There was a series on Animal Planet a couple of years ago called (I think) "Divine Canines" or something like that, with Orthodox monks who bred and trained dogs — in each episode they would take on a family's problem dog and transform it. It was fun to watch but hasn't been on for awhile — maybe the monks found that being in a TV series didn't really work with their lives of prayer — just a guess.Anyway, this relates to why I've found myself enjoying dog training shows even though I don't have a dog: it's a pleasure to see creation working the way it was intended to, with humans and animals in the proper relationship. In the better done shows, humans learn to take the authority they were given in Genesis rather than allowing dogs to cause all sorts of problems in their lives. I completely agree with the monks about looking for God in the soil of each moment of everyday life!

  • Allison

    @Michelle: Awww..Thanks!@Laura R. The Monks of New Skete have a book called "Divine Canine," which I own and which reads like a reality-TV series. Sounds like it was. I never have liked watching dog shows, but perhaps with my new perspective I now will.

  • Sandy C.

    I found the Monks of New Skete through my stepdaughter, who loves dogs and has had several very well-trained rescue dogs. When we got a puppy in the summer of 2008, I trained him using the Monks' methods. He was well on his way to being a wonderful dog (Chocolate Lab) when he got parvo and we lost him at six months. (Yes, he had all his shots. We had boarded him at the vets for a short trip and he got the virus there.) Our new dog was almost a year old when we got him but I've been able to use many of the Monks' methods with him as well. I must admit when I last read the book I am not sure I caught all the spiritual interweavings. I do remember thinking I'd love to visit New Skete sometime. I remember the part about all the dogs/puppies in training lying completely quiet at the monks' feet during meals.Best wishes on your new puggle! I love dogs.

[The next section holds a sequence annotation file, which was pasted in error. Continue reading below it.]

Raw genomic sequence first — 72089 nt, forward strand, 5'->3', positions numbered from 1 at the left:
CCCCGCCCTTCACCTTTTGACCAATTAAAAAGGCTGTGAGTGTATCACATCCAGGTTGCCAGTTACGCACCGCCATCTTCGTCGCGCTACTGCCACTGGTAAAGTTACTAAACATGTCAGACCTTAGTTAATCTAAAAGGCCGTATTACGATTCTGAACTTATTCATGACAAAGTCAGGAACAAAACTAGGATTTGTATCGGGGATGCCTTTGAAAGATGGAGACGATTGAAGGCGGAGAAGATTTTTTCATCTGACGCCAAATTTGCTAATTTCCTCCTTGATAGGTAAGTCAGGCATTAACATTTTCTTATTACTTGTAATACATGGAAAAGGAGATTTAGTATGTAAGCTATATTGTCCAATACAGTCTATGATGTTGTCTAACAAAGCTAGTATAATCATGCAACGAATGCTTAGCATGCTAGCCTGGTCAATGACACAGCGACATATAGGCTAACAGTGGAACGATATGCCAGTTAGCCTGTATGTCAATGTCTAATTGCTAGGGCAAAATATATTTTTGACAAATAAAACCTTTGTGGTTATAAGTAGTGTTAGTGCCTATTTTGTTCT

• Adoro

    This book has been on my "I wanna read!" list for a few years. now that I'm done with school I'm gonna track it down. If I do foster another dog, would like some more tools to put to use!(Besides, my dog needs more training!)

  • Maria

    What a find. This may sound ridiculously obvious; however, one very early morning while running my neighor's lab, it occured to me: God gave every living thing a particular nature. Lab were designed for hunting. We were made for love…I miss reading YIMC. Too many hours at my new job.

  • Allison

    @Maria: We have missed you, too! I am so glad about the new job though. The book I mention is really a fun read if you are partial to doggies.Blessings,Allison

  • Frank

    @Maria, yeah stranger…thanks for stopping by! ;)

  • Elaine

    Okay, how do I get this book??

  • Allison can purchase it elsewhere, but my hunch is this way the monks will receive more of the proceeds. Blessings,Allison

  • Anonymous

    Nice story. Ralphie, my dog always comes around to be near when I am praying my breviary, so I know canines have some appreciation for spirituality. However, my cats just try to plop on the pages, and so I wonder about their true motives. They could stand some obedience training. Perhaps the monks have chosen St. Christopher as their patron for the dogs. Being of the Eastern Rite they may be familiar with St Christopher being depicted as "The Dog Headed" saint. Steve

  • Jude

    I loved the Monks' book which I bought years back, and had great success (except with my current Jack Russell Terrier–I would love to bring him to them in NY and see if they are up to the challenge) I love their approach, and the affirmation of those of us who love and appreciate dogs, and who fully acknowledge their place in God's creation.

  • cecilgrass

    Cool post. One of the greatest resources I've been able to find on the net for Dog Training Tips has always been It has a great many guides and tips and an awesome community of users to interact with including vets that pop in from time to time to offer help. Between them and the Monks of New Skete, I imagine you would be off to a great start!

  • low cost pet insurance

    I thing this is really a nice book for the pet owners. They will learn a lot from this one.

  • D. Og

    Owning a Rottweiler is an 8-11 year responsibility, both to the dog and to others whom the dog will come in contact with and is not to be entered into lightly.


    nice articel,thanks Allison,